Share this page: 

New rules to clarify the role of Eurojust and improve its effectiveness were informally agreed by Parliament and Council negotiators on Tuesday.

Eurojust, the EU’s judicial cooperation unit, facilitates cross-border investigations and prosecutions of serious crimes in the EU. The agreed changes in the Agency’s structure, field of action and operation, including a new governance model, will enhance Eurojust's efficiency in tackling cross-border crime.


Furthermore, European Parliament and national parliaments will in future be more involved in the evaluation of Eurojust's activities.


Relations with the European Public Prosecutor’s Office


Parliament and Council negotiators also agreed on the future relationship between Eurojust and European Public Prosecutor’s Office (EPPO), expected to be operational between 2020 and 2021.


The European Public Prosecutor’s Office will be in charge of investigating and prosecuting perpetrators of offences against the EU budget in 20 Member States participating in the enhanced cooperation. Eurojust remains competent to support Member States which do not participate in the cooperation through EPPO in all cases regarding offences affecting the financial interest of the EU.


The work of Eurojust and EPPO will be based on mutual cooperation within their respective mandates. The practical details on the two bodies’ competences will be regulated by a working arrangement between them.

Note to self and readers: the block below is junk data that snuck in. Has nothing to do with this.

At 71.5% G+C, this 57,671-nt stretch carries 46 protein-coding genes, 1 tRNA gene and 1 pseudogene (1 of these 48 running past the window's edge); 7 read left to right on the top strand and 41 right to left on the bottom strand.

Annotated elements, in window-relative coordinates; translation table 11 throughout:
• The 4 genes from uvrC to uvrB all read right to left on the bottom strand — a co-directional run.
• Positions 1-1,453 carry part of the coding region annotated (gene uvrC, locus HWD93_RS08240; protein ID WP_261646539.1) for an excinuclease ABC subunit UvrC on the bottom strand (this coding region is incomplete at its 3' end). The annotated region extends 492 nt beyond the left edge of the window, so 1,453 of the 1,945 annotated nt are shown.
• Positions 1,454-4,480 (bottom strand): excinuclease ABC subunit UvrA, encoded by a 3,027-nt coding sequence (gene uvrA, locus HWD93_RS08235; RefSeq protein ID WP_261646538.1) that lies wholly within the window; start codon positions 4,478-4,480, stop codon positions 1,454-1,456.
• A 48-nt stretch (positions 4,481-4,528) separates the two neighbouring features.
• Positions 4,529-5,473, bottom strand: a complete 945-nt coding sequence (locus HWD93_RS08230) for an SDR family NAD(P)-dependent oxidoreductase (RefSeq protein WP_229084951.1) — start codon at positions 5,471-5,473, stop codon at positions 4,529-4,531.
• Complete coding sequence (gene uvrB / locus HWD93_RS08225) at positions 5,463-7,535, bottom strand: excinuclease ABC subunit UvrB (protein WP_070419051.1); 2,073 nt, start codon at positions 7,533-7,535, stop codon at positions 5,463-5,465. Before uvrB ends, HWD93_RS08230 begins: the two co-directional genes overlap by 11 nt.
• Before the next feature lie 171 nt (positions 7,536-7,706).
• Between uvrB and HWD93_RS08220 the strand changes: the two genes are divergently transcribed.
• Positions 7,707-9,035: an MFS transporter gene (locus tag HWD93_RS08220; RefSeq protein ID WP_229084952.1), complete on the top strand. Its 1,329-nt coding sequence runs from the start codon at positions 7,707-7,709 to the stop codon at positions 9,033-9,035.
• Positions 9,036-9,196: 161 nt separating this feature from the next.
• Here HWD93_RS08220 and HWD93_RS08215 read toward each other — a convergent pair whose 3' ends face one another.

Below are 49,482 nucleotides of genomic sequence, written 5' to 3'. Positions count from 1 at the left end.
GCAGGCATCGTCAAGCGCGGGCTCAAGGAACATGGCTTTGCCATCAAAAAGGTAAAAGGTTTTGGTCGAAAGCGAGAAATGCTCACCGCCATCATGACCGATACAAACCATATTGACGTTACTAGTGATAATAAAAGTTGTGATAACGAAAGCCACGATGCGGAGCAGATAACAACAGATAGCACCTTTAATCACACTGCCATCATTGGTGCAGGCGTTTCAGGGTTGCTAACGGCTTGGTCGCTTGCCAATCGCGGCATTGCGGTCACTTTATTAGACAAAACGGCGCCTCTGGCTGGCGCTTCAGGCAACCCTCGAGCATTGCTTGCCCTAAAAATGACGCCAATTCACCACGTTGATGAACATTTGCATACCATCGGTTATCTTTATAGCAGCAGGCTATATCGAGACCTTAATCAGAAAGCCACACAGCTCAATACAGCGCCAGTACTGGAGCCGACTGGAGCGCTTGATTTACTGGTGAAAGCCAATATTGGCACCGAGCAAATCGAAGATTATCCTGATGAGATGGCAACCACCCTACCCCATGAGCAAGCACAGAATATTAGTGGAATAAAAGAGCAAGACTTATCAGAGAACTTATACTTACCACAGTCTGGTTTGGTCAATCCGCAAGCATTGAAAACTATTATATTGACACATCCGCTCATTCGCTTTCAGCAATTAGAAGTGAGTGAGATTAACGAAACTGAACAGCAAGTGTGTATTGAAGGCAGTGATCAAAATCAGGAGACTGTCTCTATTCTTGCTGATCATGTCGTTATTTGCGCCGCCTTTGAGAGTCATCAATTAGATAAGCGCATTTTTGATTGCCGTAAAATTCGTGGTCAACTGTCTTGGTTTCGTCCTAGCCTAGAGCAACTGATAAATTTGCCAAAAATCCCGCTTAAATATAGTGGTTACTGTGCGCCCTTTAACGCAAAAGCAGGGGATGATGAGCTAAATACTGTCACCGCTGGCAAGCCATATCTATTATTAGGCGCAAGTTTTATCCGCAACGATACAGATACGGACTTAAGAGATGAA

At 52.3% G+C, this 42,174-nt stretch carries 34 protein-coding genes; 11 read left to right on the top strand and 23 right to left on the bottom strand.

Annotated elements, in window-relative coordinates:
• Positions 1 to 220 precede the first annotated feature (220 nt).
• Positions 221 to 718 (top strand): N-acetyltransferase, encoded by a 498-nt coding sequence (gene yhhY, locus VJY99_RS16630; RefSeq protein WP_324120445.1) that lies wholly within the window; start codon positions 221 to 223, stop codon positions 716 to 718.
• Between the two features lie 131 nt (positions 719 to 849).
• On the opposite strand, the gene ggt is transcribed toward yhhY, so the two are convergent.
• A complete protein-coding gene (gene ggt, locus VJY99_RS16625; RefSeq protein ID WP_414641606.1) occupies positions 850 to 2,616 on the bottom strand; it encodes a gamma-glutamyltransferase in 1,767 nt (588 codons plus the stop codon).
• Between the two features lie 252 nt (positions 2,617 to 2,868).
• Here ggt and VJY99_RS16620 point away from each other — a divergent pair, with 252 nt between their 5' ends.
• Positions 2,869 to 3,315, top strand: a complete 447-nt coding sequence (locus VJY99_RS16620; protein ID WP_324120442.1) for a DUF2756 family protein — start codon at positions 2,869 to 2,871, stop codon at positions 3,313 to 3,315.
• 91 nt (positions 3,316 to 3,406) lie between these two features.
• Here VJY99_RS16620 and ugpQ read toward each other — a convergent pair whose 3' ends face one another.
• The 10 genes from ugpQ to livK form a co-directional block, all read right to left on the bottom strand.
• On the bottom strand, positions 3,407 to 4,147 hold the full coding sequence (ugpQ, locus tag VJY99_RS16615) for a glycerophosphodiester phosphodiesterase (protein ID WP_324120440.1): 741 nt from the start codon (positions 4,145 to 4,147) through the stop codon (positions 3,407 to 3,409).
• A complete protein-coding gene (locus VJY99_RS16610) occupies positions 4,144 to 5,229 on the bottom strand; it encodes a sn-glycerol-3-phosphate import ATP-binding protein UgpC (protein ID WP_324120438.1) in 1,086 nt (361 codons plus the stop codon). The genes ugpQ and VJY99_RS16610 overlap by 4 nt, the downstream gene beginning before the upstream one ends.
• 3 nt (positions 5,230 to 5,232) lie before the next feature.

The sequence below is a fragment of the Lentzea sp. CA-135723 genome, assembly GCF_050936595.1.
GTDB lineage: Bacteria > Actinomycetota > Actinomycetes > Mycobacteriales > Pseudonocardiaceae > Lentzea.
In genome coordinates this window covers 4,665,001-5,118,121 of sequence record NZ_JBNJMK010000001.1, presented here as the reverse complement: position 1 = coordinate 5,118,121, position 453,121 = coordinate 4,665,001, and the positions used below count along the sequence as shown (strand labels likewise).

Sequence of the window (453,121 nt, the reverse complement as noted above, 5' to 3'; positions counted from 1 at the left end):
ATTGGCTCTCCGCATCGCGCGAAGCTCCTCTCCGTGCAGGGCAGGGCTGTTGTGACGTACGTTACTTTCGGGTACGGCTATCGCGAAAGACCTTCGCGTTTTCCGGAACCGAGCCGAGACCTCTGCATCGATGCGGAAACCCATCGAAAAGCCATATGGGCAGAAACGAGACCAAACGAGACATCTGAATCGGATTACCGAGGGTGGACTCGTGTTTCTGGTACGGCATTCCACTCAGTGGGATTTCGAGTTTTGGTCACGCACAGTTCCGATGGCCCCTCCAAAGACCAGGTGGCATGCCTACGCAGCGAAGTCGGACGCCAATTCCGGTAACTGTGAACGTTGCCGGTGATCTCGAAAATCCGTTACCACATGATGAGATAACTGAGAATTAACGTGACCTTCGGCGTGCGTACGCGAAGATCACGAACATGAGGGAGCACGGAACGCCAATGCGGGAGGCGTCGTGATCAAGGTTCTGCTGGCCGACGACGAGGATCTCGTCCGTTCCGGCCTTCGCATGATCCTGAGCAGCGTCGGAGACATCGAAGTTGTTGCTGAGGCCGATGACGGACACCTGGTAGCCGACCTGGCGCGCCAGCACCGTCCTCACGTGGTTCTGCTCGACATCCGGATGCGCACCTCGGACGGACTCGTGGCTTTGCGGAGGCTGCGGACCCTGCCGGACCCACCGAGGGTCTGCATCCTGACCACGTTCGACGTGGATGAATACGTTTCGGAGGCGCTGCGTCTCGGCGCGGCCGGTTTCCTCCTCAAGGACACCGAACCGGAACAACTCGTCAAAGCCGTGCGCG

European Parliament rapporteur Axel Voss (EPP, DE) said: “Eurojust is a crucial element in our fight against organised crime and terrorism. With today’s successful conclusion of the trilogue negotiations we make the agency future-proof and ensure that it can continue its outstanding work of coordinating and strengthening the judicial cooperation among Member States."


Next steps


The agreed text now needs to be formally approved by the Civil Liberties Committee, Parliament as a whole and the Council before entering into force.




The European Union Agency for Criminal Justice Cooperation (Eurojust) was set up in 2002 to reinforce the fight against serious organised crime in the European Union. The Agency improves the coordination and cooperation in investigations and prosecutions between the competent authorities in the Member States. It deals with serious cross-border and organised crime such as terrorism, human trafficking, drugs and arms, sexual exploitation of women and children, cybercrime and online child abuse.